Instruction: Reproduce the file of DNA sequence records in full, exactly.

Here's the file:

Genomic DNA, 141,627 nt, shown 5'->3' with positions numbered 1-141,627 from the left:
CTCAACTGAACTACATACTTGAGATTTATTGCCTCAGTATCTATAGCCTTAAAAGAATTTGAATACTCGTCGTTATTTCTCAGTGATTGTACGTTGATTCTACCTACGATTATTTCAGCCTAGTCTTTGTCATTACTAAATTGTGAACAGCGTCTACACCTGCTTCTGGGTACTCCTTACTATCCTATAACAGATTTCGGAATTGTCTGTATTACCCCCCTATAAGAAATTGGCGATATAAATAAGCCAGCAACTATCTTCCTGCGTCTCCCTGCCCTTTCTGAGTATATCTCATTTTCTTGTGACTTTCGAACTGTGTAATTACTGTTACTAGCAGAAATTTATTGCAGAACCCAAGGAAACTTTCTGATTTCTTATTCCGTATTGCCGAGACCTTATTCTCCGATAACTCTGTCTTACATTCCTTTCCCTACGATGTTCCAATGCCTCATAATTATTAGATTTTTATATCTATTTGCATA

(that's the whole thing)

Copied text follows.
Genomic DNA, 141,627 nt, shown 5'->3' with positions numbered 1-141,627 from the left:
CTCAACTGAACTACATACTTGAGATTTATTGCCTCAGTATCTATAGCCTTAAAAGAATTTGAATACTCGTCGTTATTTCTCAGTGATTGTACGTTGATTCTACCTACGATTATTTCAGCCTAGTCTTTGTCATTACTAAATTGTGAACAGCGTCTACACCTGCTTCTGGGTACTCCTTACTATCCTATAACAGATTTCGGAATTGTCTGTATTACCCCCCTATAAGAAATTGGCGATATAAATAAGCCAGCAACTATCTTCCTGCGTCTCCCTGCCCTTTCTGAGTATATCTCATTTTCTTGTGACTTTCGAACTGTGTAATTACTGTTACTAGCAGAAATTTATTGCAGAACCCAAGGAAACTTTCTGATTTCTTATTCCGTATTGCCGAGACCTTATTCTCCGATAACTCTGTCTTACATTCCTTTCCCTACGATGTTCCAATGCCTCATAATTATTAGATTTTTATATCTATTTGCATA